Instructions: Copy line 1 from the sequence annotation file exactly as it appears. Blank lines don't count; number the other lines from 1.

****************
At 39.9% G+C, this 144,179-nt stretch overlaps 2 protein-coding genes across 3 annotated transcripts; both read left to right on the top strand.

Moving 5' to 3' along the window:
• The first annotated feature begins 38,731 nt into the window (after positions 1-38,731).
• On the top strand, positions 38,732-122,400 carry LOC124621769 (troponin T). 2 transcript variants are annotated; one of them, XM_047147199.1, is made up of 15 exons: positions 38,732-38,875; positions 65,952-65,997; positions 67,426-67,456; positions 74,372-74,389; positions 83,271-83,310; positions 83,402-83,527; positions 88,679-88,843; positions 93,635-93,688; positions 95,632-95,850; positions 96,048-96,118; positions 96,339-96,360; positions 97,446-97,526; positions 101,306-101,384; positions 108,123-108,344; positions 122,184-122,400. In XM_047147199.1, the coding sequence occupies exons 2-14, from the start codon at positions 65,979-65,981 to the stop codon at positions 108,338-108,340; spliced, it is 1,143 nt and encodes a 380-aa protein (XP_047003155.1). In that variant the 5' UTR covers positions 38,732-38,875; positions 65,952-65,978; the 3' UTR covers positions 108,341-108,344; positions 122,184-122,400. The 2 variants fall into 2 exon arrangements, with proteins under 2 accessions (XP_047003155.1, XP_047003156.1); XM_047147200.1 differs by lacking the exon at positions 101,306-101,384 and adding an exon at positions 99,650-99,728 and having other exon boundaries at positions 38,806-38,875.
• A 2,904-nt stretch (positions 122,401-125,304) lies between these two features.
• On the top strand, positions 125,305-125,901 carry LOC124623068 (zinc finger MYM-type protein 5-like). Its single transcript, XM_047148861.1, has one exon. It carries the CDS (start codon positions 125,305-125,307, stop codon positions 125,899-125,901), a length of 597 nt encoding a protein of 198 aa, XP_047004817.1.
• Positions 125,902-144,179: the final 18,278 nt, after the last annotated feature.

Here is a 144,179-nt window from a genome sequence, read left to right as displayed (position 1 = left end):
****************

At 39.9% G+C, this 144,179-nt stretch overlaps 2 protein-coding genes across 3 annotated transcripts; both read left to right on the top strand.